The Program

IKP-GCE is an opportunity to put yourself on the same platform as Grand Challenges Explorations (GCE) grantees from all over the world, while also leveraging the mentorship, resources and network that IKP offers. If selected you will be recognized as a GCE Phase I grantee, and will be eligible for a Phase I funding of USD 100,000 for a period of 18 months to two years. Successful projects will have the opportunity to apply for a follow-on grant of up to USD 1 Million from the Bill and Melinda Gates Foundation.

Apart from the funding, IKP Knowledge Park will closely work with the chosen candidates; provide them technical and business strategy advice, as also access to synergistic networks within the nation and outside, including that of the Bill and Melinda Gates Foundation; factors that would be critical to making an innovation a medical and commercial success.

In the first round of IKP-GCE conducted in December 2011, the following candidates will be considered as GCE Phase I grantees, and will receive (or have received) USD 100,000 to continue working on their project over the next 18 months, with mentoring from IKP Knowledge Park.


1. Dr. Kanury Rao, from International Center for Genetic Engineering and Biology (ICGEB), New Delhi. Dr. Rao proposed an alternative chemotherapy strategy to target TB, by modifying host proteins to inhibit the activity of the bacteria. Dr. Rao and his partner Sphaera Pharma are working on developing molecules that inhibit 3 host factors, that will reduce the infection of MDR/XDR strains, and can be combined with other drug regimens as a cure for TB. 


2. Dr. Ganesan, from Institute of Microbial Technology (IMTech), Chandigarh. K. Ganesan and Pradip Sen of the Council of Scientific & Industrial Research - Institute of Microbial Technology in India will work to selectively kill cells latently infected with HIV by engineering reagents that would initiate killing only upon specific binding to proviral DNA. If successful, further development could result in a possible cure for latent HIV, which is thought to block the ability of anti-retroviral drugs to fully eradicate the disease. 


The second round of IKP-GCE closed in December 2012. The following four candidates have been awarded the GCE Phase I grantin May 2013.


1. Dr. Ashish Ganguly, CSIR-Institute of Microbial Technology, Chandigarh and colleagues from the CSIR-Institute of Microbial Technology will make an affordable paper-based diagnostic to quickly and precisely measure plasma gelsolin levels in expectant mothers to help predict premature delivery and postpartum recovery, thereby reducing new mother and child mortality rates. They will determine the value of plasma gelsolin levels for predicting postpartum-related problems using patient sampling and an animal model of preterm birth. They will also develop the diagnostic by identifying a plasma gelsolin binding peptide that will be used to coat an optimized paper strip, along with a cell phone based read-out to enable remote analysis by a centralized unit.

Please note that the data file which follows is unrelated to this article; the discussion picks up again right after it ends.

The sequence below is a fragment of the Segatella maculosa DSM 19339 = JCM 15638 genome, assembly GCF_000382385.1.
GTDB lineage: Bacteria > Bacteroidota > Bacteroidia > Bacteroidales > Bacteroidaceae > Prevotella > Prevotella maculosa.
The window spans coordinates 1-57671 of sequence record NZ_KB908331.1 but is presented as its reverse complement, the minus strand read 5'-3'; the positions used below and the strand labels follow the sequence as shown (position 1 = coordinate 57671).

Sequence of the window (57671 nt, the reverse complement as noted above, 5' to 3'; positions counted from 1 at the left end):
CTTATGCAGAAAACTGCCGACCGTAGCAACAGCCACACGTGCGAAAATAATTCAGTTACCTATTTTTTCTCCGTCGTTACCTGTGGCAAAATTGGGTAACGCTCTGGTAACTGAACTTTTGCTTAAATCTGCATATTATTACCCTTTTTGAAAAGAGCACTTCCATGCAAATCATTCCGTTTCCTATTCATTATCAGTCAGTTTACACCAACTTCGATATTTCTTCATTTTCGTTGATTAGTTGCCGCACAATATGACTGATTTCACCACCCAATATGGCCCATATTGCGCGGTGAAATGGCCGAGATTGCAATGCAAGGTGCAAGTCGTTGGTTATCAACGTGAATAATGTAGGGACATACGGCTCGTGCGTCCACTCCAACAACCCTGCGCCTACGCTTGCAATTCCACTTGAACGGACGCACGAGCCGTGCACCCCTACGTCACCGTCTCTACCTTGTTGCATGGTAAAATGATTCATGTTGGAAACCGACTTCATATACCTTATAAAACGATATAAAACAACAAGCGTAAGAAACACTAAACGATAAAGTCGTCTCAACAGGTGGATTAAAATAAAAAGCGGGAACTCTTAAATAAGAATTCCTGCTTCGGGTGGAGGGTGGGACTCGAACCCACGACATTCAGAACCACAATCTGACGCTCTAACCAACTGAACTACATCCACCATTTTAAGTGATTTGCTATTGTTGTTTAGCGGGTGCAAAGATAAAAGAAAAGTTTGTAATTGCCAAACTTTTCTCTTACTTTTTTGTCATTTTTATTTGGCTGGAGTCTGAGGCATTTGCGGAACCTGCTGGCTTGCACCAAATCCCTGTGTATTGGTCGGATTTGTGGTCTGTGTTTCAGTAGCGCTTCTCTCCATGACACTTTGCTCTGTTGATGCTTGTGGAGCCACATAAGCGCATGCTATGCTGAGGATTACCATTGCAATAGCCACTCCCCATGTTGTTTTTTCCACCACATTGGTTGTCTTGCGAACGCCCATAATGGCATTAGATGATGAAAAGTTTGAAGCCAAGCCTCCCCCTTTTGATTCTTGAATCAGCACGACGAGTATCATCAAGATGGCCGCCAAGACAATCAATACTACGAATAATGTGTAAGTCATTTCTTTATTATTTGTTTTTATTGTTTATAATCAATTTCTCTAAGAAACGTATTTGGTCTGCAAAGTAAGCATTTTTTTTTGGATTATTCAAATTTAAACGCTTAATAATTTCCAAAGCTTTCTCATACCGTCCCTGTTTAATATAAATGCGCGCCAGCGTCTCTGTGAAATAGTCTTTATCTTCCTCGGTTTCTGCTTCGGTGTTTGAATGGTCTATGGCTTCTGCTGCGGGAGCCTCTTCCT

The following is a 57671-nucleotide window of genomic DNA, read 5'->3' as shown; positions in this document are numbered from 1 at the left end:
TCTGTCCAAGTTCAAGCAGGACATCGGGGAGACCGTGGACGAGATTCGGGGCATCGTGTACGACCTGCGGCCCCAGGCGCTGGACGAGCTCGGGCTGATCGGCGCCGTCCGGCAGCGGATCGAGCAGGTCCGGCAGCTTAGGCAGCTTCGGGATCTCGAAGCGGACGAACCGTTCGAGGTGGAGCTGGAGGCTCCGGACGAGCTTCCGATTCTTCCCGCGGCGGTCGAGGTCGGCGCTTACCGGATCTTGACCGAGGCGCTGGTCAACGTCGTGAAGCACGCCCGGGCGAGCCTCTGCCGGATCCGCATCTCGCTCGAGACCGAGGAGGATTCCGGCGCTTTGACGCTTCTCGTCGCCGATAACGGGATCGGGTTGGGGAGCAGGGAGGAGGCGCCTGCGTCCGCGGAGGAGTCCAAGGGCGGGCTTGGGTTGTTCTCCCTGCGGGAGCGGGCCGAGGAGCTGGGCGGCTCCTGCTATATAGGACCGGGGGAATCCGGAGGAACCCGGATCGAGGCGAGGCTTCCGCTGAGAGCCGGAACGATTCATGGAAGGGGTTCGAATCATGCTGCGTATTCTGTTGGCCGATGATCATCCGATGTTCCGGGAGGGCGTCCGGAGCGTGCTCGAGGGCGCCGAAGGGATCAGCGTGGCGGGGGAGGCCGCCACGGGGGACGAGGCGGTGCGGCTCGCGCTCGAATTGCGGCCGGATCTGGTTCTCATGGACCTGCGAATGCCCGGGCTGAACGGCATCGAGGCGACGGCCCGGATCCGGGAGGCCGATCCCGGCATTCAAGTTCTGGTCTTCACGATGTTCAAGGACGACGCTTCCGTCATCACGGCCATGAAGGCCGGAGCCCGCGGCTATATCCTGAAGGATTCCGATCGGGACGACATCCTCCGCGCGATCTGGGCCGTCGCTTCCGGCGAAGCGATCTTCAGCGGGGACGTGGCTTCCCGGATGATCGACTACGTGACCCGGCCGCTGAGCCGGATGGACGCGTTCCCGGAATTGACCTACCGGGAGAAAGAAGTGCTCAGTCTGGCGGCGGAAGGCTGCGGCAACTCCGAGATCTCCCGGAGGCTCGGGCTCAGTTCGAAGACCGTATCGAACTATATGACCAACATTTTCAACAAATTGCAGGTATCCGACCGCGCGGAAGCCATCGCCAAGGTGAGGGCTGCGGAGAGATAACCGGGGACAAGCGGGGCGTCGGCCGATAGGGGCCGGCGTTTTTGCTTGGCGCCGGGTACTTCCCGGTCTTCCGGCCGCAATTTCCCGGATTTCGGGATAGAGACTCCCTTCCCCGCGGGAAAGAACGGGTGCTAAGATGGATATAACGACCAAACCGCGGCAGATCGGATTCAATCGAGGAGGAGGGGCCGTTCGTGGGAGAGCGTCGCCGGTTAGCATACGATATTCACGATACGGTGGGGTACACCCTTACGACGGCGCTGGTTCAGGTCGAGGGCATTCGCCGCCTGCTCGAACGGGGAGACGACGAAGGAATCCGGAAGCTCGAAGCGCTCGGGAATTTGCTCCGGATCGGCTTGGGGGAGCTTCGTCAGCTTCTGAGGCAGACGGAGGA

2. Windmill Health Technologies, New Delhi comprising Dr. Avijit Bansal and Dr. Ayesha Chaudhary  will develop an easy-to-use device to enable front-line health workers to more successfully resuscitate newborns. The current bag and mask device is inefficient and requires two trained personnel who are often not available. They have designed a foot operated manual resuscitator that also reports real-time performance, and requires only one trained operator. They will measure performance parameters of the prototype to generate evidence to support progress into clinical trials.
3. Dr. Rohit Srivastava and Dr. Aravind Kumar from the Indian Institute of Technology, Bombay in India will develop a microneedle-based drug delivery system for the treatment of tuberculosis (TB). Current treatment involves frequent administration of combinations of toxic drugs, which often leads to non-compliance necessitating further complex treatments. They have designed a photo-thermosensitive nanocarrier based on liposomes that can release the drugs transdermally via microneedles upon exposure to sunlight or LED in a controlled manner, bypassing the need for multiple administrations and reducing toxic side effects. They will fabricate the microneedles, evaluate drug release dynamics using light, and test drug bioavailability in vivo using a small animal model.
4. Dr. Vishwas Joshi, Founder of Seagull BioSolutions and team in India will develop a vaccine against the dengue virus by engineering a defective version of the measles virus to express dengue virus proteins (a so-called virosome), which can induce protective immunity. There is currently no approved vaccine that protects against dengue infection, which causes disease in 50-100 million people annually, some of which are life threatening. They will test the efficacy of the virosomes to prevent dengue virus infection by using them to vaccinate mice and analyzing immunity upon viral exposure.

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